A cold war video game receives a cool reception

A German university student designed a video game based on Germany's cold war history, hoping to teach young people German history, but many are less than thrilled with the idea.

A new German video game puts players in the shoes of refugees crossing the Berlin Wall, pictured here in 1961, or more controversially in the the shoes of border guards trying to stop crossings.

• A local, slice-of-life story from a Monitor correspondent.

Two shooting rampages in German high schools over the past few years have led Germans to scrutinize video games. But a new computer game has unleashed a storm of controversy of a different kind.

The game, called “1,378 km,” whose name refers to the 856-mile-long wall built to split Communist Germany from its Western neighbor, thrusts players into the cold war’s border camps and death strips as either those attempting to escape communism or as border guards ordered to shoot them. Up to 16 players can play at the same time. The escapee has one goal: to get over the wall. The border guard can shoot or capture the escapee, or swap sides and try to get past the border defenses himself.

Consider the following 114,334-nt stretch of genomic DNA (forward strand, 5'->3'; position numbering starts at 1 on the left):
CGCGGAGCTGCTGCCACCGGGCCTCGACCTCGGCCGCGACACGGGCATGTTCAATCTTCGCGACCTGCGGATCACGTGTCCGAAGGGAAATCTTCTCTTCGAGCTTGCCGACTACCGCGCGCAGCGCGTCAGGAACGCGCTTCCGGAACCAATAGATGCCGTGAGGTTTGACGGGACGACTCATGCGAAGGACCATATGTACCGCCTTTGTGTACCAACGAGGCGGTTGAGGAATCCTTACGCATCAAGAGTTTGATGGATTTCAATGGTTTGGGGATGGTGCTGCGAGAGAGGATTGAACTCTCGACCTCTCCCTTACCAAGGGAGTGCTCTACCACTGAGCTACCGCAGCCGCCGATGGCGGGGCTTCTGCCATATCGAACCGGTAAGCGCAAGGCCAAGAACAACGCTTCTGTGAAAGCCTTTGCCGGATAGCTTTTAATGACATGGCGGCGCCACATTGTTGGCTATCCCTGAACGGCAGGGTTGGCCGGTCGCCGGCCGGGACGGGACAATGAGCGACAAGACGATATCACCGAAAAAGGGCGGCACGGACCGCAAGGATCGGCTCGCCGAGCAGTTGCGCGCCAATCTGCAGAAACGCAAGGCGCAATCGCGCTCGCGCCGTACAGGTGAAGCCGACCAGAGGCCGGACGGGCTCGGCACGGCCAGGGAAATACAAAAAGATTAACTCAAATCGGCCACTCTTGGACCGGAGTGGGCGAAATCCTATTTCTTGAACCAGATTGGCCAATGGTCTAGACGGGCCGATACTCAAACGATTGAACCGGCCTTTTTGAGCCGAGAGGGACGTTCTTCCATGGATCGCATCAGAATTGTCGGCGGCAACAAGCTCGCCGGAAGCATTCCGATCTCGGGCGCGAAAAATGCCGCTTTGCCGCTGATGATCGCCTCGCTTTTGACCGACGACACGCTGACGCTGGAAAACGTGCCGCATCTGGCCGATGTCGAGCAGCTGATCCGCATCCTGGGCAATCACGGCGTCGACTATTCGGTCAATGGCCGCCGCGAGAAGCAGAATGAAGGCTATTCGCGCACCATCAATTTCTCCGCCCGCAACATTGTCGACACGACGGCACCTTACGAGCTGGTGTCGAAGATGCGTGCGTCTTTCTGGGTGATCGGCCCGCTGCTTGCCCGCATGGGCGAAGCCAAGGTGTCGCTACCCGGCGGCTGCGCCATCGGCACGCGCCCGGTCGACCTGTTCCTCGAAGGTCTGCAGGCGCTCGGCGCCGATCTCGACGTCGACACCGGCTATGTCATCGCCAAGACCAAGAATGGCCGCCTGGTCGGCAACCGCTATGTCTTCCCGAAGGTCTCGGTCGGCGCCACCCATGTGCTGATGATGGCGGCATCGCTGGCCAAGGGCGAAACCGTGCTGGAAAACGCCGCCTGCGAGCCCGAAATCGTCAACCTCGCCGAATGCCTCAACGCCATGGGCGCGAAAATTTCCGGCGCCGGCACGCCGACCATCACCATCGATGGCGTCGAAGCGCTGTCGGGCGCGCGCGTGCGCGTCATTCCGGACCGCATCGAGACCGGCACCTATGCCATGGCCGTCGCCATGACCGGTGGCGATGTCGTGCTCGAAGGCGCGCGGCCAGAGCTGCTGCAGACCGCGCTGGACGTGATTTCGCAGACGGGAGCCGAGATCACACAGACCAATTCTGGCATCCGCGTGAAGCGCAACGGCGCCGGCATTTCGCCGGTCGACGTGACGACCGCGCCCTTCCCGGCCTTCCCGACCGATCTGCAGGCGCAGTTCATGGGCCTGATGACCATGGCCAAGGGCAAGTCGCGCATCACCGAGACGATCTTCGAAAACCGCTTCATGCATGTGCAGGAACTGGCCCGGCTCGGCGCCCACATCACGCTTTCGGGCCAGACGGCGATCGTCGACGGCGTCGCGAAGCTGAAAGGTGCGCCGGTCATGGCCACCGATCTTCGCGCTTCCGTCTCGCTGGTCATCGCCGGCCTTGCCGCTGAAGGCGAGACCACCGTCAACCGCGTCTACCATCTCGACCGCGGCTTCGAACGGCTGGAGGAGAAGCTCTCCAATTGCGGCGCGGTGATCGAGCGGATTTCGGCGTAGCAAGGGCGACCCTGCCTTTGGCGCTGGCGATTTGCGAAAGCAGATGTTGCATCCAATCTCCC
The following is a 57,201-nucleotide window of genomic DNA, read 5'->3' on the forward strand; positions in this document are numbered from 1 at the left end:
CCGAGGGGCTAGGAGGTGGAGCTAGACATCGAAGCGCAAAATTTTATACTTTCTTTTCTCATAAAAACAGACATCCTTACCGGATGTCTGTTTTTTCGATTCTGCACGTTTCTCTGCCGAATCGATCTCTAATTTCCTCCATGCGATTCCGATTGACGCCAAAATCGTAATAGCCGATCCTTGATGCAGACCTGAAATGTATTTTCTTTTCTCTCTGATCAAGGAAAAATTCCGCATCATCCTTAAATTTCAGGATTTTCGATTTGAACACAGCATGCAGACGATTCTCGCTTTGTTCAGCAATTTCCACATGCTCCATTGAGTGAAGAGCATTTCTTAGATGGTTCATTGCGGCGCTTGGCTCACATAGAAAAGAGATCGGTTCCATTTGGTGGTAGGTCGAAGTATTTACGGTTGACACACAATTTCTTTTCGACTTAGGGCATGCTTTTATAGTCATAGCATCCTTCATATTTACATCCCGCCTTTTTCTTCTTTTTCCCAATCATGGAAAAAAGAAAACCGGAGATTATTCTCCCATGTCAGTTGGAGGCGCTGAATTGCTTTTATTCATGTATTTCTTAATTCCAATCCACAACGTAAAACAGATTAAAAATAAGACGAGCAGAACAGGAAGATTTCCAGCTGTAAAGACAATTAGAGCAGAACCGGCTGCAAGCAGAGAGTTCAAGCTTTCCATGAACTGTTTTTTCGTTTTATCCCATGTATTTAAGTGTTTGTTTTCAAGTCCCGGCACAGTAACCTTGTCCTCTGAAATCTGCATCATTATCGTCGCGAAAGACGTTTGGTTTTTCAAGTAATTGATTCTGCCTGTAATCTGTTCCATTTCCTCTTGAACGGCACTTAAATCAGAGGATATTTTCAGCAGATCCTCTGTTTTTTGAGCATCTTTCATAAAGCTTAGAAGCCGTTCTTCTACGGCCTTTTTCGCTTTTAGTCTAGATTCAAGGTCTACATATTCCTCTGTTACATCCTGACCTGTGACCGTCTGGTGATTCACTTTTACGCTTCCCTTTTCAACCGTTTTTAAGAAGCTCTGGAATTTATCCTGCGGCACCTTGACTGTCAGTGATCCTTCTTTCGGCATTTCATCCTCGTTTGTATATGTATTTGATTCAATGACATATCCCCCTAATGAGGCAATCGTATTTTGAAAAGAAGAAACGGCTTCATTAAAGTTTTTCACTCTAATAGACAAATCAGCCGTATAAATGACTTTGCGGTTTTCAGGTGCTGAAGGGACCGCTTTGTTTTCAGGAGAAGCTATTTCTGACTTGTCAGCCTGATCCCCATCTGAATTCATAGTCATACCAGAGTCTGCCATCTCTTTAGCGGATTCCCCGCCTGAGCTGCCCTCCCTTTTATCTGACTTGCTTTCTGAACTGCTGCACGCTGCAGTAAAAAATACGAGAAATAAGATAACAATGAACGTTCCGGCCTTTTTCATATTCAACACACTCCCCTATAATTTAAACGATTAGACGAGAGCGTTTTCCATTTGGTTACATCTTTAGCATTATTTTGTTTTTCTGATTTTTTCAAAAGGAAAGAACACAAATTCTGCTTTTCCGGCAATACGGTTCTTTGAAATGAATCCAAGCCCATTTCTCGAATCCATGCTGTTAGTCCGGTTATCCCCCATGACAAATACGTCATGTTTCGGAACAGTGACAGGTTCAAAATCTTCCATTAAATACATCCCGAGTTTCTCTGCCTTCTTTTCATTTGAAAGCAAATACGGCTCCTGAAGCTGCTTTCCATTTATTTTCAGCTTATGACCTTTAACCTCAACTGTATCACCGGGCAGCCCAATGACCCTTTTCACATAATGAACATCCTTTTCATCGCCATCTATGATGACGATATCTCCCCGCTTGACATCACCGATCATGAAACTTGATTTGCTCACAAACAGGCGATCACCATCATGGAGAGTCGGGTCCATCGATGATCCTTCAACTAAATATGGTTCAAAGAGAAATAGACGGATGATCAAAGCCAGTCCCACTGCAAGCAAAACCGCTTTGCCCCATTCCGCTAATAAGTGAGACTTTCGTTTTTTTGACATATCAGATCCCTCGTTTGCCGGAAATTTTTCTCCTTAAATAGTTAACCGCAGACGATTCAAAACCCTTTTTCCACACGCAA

The game’s creator, Jens Stober, a student at the Karlsruhe University of Arts and Design, says he wanted to teach young people about recent German history, using a medium familiar to them. “In the game, you ask yourself: ‘What would I do?’ Mr. Stober says. “You may come to the conclusion that you would not shoot at your fellow countrymen and women.”

Still, critics condemned the game as being in bad taste. Controversy moved the game’s release, originally slated to coincide with the 20th anniversary of German reunification, to Dec. 17, when it will be available as a free download.

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